The egg definitely came first
The primary reason why I’ve been so quiet for the better part of the last week is that I’ve been sick – stuck at home, as I mentioned a few days ago, with a case of strep throat. Shortly after I wrote that piece on Wednesday, about my meal on Tuesday evening, my mouth swelled up and I couldn’t chew or open my mouth wide enough for any solid foods.
Yet, with the help of a few days rest and a set of strong antibiotics, I decided to give the whole solid foods thing a shot again tonight – after getting sick and tired of a strict diet of Ensure milkshakes and frozen yogurt.
So, I fell back on the first thing I ever learned how to make: an omelet.
Now I really don’t think I have to go step by step with this, but for formality’s sake, I will.
I started off by taking three eggs and opening them into a bowl, splashing a couple tablespoons of milk in with it and a bit of salt. On a small plate, I grated about a quarter cup of cheese – I happened to use Colby Jack, because that’s what I have on hand. Any soft cheese would work fine.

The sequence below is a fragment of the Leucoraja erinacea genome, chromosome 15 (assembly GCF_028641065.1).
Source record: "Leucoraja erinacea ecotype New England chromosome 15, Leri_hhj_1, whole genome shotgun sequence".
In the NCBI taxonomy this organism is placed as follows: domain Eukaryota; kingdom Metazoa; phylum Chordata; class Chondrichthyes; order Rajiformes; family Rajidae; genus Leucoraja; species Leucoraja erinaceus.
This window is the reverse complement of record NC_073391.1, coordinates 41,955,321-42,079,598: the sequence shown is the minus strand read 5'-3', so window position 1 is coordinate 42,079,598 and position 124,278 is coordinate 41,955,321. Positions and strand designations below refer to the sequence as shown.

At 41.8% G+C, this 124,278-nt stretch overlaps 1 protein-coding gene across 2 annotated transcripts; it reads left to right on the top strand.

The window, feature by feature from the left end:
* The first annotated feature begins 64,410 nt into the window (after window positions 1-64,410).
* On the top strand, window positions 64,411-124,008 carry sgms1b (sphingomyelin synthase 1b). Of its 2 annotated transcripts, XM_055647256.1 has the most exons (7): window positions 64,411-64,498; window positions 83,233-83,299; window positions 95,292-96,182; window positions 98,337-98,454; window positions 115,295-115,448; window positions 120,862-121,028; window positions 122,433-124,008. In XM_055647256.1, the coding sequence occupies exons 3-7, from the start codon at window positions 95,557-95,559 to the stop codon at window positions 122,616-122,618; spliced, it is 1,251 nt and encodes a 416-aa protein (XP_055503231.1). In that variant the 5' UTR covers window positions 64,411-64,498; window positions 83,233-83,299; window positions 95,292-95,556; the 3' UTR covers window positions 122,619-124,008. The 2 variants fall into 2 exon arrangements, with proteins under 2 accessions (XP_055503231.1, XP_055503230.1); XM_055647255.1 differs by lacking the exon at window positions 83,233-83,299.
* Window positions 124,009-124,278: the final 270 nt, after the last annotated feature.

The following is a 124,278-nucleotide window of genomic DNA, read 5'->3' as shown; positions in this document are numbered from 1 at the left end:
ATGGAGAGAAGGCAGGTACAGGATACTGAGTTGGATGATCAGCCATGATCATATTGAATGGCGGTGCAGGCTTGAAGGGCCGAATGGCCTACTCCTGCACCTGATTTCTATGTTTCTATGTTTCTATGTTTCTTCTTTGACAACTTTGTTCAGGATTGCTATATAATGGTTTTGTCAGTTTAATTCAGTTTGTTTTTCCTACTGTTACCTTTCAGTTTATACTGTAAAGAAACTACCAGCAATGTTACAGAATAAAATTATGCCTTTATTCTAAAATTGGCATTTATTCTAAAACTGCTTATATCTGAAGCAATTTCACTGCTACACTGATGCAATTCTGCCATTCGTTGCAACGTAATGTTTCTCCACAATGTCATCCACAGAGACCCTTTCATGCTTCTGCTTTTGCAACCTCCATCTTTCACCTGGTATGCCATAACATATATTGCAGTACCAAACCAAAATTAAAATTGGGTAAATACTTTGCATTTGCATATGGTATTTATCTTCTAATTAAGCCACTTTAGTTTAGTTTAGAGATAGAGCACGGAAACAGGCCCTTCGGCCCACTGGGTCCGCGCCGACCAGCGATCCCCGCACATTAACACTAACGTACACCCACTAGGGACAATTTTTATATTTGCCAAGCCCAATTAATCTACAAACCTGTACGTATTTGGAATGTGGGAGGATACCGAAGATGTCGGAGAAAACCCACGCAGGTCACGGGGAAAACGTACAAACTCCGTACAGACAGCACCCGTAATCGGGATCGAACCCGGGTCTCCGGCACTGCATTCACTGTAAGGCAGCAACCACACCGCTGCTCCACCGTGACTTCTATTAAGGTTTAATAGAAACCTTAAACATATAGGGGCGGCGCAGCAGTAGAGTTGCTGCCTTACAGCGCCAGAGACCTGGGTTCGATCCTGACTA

I then lightly whisked the eggs, not too much as that would make them tough, and then put them into an already hot pan with a tablespoon of melted butter (melted in the pan).
Once the eggs are in the pan, put a pinch of pepper in, and let them sit for about 20-30 seconds. The more you handle the eggs, the tougher they’re going to get, so controlling your compulsive spatula skills is a good thing here.
Once you’ve let them sit, you’ll notice a great deal of the uncooked egg left sitting on top of the already solid and formed mass of egg. Take your utensil and move forward the edges of the omelet, allowing the excess liquid to flow to the edges and solidify.
I usually do this until there is only a very thin layer of liquid on top. It’s at this point that I throw the cheese down the middle. After I do this, I take the right most quarter of the omelet, and fold it from right to left. I then fold it from left to right, much like folding a letter to be put into an envelope. Let this sit for another few seconds, and serve.
I didn’t have any chives or parsley for a garnish, but you get the point. Slightly browned with a bit of a crust to it on the outside, and airy and creamy on the inside – sometimes, you just can’t beat a good omelet; especially if you haven’t eaten real food in four days.
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